From French Village to Old Pueblo to Palermo, Sicily

March 9, 2013 |

Marianne Dissard, photo by Hanna Pribitzer

A Tucson Chanteuse Moves On

Marianne Dissard is a prolific, thoughtful artist of multiple disciplines. Utilizing an array of platforms for expression, she will often combine those various outlets into layered, spellbinding projects.

As Dissard’s bio states, the French-born creative is a “singer, writer of lyrics and poetry, filmmaker and performance artist, (who) has toured extensively the world over, either solo or backed by her American band mates.”

A Tucsonan for close to 20 years, this month sees Dissard bidding the Old Pueblo adieu with a couple of farewell shows to send the chanteuse off musically, and with love. Zόcalo communicated with Dissard via email while she was in Seattle last month to talk about her time in Arizona and what is drawing her to Palermo.

How was the transition from living in France to moving to Arizona as a teenager? 

Transition from living in France to living in Mesa, Arizona at the age of 16 was rough. I went from a village of 2000 people to a high school of 2000 people and from green fields to dust and concrete. The French caféteria and Dobson High’s didn’t even provide the same foods. No more green beans and the fries got renamed. The language was not really an issue – I was bilingual very rapidly – but I truly went into shock after a few months and became a recluse. I couldn’t figure out the ‘dating’ thing, couldn’t force myself to say the Pledge in the morning and I missed the woods. It made me uncomfortable being the new kid, attracting attention because I was foreign and further, that fabled ‘French’, a desirable ‘foreign’. The only thing that excited me in that new environment was music. A new record store, Stinkweeds, had just opened across the school. It seemed every kid was in a band or a groupie of one of those. There was one kid in my French school who played a bit but in my new world, weekends were devoted to house parties with the school’s one punk band, one rockabilly posse, the ten straight-edgers and the five really dark goth kids. I suppose what was uniting us all, despite musical tastes that bled through from Bauhaus to Elvis and Willie Nelson, were the cheap drugs and the sheer boredom of life in Mesa, AZ. I felt for the lame ducks on the man-made ‘burbia ponds of Alma School.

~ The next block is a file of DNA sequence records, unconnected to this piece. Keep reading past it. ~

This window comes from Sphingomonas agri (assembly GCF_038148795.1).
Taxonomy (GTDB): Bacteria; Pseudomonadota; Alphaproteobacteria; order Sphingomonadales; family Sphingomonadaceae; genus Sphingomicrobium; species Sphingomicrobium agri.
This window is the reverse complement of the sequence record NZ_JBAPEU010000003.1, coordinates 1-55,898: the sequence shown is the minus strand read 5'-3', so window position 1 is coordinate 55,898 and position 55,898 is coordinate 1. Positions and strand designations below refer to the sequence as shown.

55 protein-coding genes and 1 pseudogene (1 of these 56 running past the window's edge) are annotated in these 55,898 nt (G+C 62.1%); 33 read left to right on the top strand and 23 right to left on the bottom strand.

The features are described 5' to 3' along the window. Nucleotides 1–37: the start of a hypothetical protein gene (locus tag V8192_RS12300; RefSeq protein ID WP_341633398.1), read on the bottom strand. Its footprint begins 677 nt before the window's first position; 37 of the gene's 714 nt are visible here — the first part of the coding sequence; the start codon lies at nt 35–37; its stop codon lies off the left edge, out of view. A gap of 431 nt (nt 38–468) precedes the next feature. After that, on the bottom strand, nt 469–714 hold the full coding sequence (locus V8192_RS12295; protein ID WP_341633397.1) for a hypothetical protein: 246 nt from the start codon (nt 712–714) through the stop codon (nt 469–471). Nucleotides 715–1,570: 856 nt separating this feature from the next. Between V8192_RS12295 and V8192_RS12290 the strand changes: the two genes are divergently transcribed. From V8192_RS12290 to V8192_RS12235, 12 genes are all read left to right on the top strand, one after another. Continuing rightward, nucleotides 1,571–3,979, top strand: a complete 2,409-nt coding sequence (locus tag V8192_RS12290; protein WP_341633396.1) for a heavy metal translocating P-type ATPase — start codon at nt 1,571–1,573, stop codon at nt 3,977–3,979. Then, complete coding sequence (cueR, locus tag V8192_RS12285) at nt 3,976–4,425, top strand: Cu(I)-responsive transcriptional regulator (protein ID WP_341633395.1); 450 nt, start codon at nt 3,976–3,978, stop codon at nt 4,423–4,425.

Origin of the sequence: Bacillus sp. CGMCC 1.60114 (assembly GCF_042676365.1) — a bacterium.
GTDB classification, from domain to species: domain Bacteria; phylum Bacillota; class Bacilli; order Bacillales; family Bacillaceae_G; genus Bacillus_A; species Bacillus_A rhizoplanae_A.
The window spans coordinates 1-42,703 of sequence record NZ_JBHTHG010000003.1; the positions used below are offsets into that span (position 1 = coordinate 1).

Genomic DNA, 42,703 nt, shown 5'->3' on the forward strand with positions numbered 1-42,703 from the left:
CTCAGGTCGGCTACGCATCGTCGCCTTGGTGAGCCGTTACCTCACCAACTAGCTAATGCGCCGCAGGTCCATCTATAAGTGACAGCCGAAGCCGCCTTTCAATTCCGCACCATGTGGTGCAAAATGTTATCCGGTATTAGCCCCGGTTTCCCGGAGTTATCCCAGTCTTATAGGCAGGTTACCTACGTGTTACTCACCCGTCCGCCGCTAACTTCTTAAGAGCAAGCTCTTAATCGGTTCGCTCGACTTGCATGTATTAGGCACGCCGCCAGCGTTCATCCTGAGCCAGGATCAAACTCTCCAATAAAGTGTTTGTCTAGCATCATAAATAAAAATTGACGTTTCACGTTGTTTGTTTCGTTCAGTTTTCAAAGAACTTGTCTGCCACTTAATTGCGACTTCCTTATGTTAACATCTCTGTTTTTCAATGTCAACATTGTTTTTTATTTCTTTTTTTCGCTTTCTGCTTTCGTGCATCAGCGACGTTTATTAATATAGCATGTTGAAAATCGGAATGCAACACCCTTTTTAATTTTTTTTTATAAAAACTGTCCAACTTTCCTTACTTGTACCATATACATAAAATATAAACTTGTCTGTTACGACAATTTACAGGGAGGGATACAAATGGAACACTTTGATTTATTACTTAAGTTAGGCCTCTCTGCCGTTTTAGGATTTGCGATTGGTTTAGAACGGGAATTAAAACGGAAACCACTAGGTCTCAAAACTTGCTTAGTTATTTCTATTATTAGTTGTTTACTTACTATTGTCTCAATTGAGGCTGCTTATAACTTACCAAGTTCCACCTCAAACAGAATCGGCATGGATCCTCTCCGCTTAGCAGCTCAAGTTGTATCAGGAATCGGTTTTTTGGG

What drew you to this dusty old town? 

I first moved to Tucson from Mesa in 1989, working for a summer on a Nickelodeon TV show called “Hey, Dude.” I moved to LA after that for a few years but made it back in 1994 after I was done with film school there. By that time, I had known Howe Gelb for a few years and had become a huge fan of Giant Sand. I was burned out with LA, burned out with the amount of film work I’d been doing so I chose to come to Tucson to make a film on Giant Sand. I didn’t think I would stay more than a summer, planning to end up in NYC for grad school in performance art. Well, things took another turn. I started enjoying the amount of music, musicians and live shows in Tucson.